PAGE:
A Bridge Over Troubled Waters: The “Justice Gap”

In his 2013 State of the Judiciary address, New York Chief Judge Jonathan Lippman spoke the unspeakable, announcing the formation of a committee to ” to study the feasibility of allowing non-attorneys to provide legal services to poor New Yorkers in “simpler” civil matters.”  You’ve got to give him credit for using the fiat of his office to begin the process of making change, as he did with the  50 hours of pro bono as a requirement for admission to the New York bar.

That there are systemic problems is nothing new, at least to those of us paying any attention at all. So what pushed Lippman into the fray?

Despite the pro bono contributions made by attorneys and the courts’ funding of civil legal services, Lippman said the state “simply cannot keep pace” with the growing need for legal services among low-income New Yorkers.

Some civil legal services providers say they turn away as many as seven in eight people who seek services because of insufficient resources.

The new committee will examine to what extent “non-lawyer advocates” who are expert in certain areas “can help the most vulnerable and the most disadvantaged,” Lippman said in an interview.

Right off the top, this smells like the same welfare-state rhetoric that gave rise to the current state of affairs, like the office in 111 Centre Street to help tenants fill out forms for landlord tenant court. While I’m sure they know the forms, does that make the non-lawyers who do it to help the poor expert advocates, capable of appearing in court on the behalf of tenants? And where are the bodies needed to bridge the gap going to come from? A few people may be sufficient to hand out forms to a long line of clueless tenants, but handling their cases in court is a different matter.

The notion is to expand the authority of non-lawyer to allow them to advocate for the poor, but that is only a tiny and problematic piece of the puzzle. Who is charged with figuring this out?

Roger Maldonado, a partner at Balber Pickard Maldonado & Van Der Tuin in Manhattan, and Fern Schair, chairwoman of the Feerick Center for Social Justice at Fordham University School of Law, will co-chair the Committee on Non-Lawyers and the Justice Gap. Lippman said the committee will make preliminary recommendations for pilot programs by November.

The 20 members of the committee in addition to the two co-chairs include private attorneys, civil legal services providers, bar association representatives, advocates for the poor and one judge, Jenny Rivera of the Court of Appeals.

Ah yes, the usual suspects, each with their own perspective, their own piece of the pie to promote. Aside from it taking six months to make the introductions around the table when 20 people are on a committee, what are the chances that civil legal services providers will promote ideas that spell the death of the very organizations they fought for years to promote? And will advocates for the poor concern themselves with the middle class? And will the same “official bar association” types do more than huff and puff, which is all they’ve ever done?

Judge Lippman has made a bold move in taking the first step away from the lock lawyers have had on the practice of law, but made a horrible mistake by framing the solution in terms of legal welfare for the poor.  There is clearly a need, but this isn’t the way to fill it.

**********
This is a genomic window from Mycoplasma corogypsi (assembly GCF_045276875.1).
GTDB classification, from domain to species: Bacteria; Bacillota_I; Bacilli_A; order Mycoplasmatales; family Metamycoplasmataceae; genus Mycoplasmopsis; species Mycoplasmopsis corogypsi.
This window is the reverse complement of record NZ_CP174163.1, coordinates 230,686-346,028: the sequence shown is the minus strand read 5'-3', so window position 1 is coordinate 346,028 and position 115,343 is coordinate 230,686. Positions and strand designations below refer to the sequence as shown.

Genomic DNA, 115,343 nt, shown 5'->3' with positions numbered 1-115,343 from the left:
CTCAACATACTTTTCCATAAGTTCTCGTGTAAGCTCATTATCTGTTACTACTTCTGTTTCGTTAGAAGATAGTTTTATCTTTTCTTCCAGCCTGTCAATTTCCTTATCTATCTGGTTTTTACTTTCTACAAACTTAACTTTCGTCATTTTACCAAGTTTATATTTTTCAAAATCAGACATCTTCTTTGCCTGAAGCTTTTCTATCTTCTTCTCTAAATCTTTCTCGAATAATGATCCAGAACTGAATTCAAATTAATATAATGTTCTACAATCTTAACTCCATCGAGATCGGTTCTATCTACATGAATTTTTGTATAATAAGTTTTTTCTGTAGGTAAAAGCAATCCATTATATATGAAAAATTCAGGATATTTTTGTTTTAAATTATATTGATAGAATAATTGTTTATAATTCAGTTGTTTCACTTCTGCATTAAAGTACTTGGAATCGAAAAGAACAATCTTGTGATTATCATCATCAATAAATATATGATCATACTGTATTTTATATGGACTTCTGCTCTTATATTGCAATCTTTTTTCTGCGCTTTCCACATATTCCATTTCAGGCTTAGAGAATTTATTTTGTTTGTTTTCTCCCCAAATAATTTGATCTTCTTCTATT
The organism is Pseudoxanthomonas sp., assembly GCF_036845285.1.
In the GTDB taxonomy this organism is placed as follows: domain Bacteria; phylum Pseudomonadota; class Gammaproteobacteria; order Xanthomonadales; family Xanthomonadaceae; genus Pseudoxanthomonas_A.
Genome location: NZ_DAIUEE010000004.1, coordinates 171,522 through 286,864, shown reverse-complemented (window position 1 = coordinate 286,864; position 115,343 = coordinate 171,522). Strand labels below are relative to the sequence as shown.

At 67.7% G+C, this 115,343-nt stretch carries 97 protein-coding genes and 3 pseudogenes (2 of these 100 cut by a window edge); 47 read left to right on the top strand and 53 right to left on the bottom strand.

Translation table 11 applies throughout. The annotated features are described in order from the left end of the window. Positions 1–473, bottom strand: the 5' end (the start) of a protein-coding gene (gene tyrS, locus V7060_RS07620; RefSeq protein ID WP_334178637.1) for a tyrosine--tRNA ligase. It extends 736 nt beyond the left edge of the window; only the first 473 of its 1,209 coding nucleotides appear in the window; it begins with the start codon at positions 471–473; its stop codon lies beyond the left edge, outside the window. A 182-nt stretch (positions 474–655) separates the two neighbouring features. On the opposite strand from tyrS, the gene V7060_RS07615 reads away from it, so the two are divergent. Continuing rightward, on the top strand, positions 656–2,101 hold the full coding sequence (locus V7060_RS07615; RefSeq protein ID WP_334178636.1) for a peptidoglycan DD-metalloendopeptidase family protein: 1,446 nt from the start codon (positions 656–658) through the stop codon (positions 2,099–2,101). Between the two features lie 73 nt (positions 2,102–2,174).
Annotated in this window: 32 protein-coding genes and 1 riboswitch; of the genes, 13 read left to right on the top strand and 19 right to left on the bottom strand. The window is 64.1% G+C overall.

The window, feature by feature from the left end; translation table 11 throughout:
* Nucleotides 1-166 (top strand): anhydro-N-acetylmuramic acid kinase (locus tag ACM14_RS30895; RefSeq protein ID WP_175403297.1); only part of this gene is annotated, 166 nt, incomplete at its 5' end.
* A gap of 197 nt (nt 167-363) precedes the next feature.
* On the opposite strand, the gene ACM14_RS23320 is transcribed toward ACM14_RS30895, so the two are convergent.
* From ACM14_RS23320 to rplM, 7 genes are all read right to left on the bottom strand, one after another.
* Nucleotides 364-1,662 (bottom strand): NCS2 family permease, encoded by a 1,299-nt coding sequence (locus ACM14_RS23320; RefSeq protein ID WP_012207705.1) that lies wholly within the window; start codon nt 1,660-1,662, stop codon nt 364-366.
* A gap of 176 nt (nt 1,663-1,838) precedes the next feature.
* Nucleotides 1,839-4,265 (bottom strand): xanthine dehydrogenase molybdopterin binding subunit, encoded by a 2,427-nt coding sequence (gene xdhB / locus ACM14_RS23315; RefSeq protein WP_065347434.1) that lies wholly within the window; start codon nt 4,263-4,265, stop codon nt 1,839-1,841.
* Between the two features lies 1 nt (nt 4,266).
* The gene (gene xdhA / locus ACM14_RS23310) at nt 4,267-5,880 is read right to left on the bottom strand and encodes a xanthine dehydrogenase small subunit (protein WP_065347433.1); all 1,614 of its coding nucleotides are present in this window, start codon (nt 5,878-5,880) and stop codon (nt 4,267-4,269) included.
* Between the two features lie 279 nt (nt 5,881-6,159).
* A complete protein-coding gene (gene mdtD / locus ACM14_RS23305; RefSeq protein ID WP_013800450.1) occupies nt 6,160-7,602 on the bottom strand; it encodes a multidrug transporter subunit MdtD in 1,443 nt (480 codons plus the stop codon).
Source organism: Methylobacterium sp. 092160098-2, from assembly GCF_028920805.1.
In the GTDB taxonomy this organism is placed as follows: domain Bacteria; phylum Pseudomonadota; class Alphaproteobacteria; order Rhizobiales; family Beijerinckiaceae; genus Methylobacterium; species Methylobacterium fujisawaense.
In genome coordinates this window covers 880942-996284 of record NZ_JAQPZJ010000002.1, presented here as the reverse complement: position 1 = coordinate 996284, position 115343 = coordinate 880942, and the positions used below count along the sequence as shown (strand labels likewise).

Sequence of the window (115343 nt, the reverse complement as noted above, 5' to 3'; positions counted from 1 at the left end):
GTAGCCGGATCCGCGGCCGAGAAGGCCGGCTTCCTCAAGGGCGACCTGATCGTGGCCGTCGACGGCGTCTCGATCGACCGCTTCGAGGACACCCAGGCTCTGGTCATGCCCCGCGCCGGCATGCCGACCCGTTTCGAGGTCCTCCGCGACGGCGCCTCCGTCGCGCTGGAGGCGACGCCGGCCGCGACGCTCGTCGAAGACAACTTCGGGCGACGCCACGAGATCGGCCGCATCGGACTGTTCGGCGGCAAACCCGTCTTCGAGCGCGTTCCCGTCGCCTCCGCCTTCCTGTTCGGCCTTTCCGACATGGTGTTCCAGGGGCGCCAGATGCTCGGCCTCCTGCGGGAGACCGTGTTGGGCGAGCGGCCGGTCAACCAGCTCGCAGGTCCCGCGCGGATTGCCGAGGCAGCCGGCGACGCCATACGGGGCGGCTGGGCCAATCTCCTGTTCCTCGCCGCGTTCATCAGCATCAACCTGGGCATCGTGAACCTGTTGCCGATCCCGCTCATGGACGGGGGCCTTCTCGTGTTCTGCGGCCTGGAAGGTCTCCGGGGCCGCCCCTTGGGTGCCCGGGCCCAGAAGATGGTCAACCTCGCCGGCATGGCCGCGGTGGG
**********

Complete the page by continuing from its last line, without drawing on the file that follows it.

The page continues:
I’ve offered an idea for a fundamental systemic shift, a market-based solution to provide competent and ethical low-cost services via an entirely new tier of legal services, what I call the Legal Practitioner.  It’s not a matter of liberal noblesse oblige, but a self-sustaining concept that benefits all involved by providing a new niche of jobs designed to serve those who are underserved now. And that’s not just the poor.  Washington State has  come up with rules that follow along the same lines as my concept, but it’s nothing like what Judge Lippman is asking his committee to consider.

Ironically, NYU lawprof Stephen Gillers slams the practicing bar at Legal Ethics Forum for its failure to deal with the problem:

Meanwhile, the bar has categorically refused to investigate how educated and character-tested non-lawyers may participate in the delivery of legal services and how that participation will help make legal services available to those who cannot now afford them but can afford something. The fact that the near-poor are largely cut off from legal help in civil matters has been long decried and as long uncorrected. 

Given the traditional bar’s new competitors (outsource companies; differently trained lawyers abroad in differently constituted firms; compliance officers who, after all, advise on compliance with law; companies selling computer-driven legal advice like Turbo Tax sells tax help; Axiom and its competitors), you’d think the organized bar would want a seat at the table, if only to help formulate adaption to the new world that technology and cross-border practice entail. 

By throwing in the “organized bar,” Gillers picks at the low-hanging fruit. The “organized bar” is made up of official people who wouldn’t know a solution if it bit them in the ass. Their concerns are limited to giving each other awards and extolling their own virtues.

That doesn’t mean, however, that practicing lawyers have “categorically refused” to become involved. Some have and continue to be involved. And if you want to know who, I would  be happy to tell you, but you won’t find them appointed to the Chief Judge’s blue ribbon, very official bar association leader-type committee, where very polite voices will advocate for more funding to expand what they’ve done in the past to serve the poorest among us by providing them with pencil pushers who are going to be rhetorically transformed into expert advocates.

To sum up, society needs race horses. The Chief Judge has formed a committee to design a draft horse. And the committee will eventually produce a design for a camel, for which practicing lawyers will be blamed and lawprofs can point at the failed outcome to show how only the virtue of the legal academy can fulfill the pressing cutting edge needs of society. 

And the poor and middle class will continue to suffer the “justice gap” by lacking competent and ethical counsel at prices they can afford.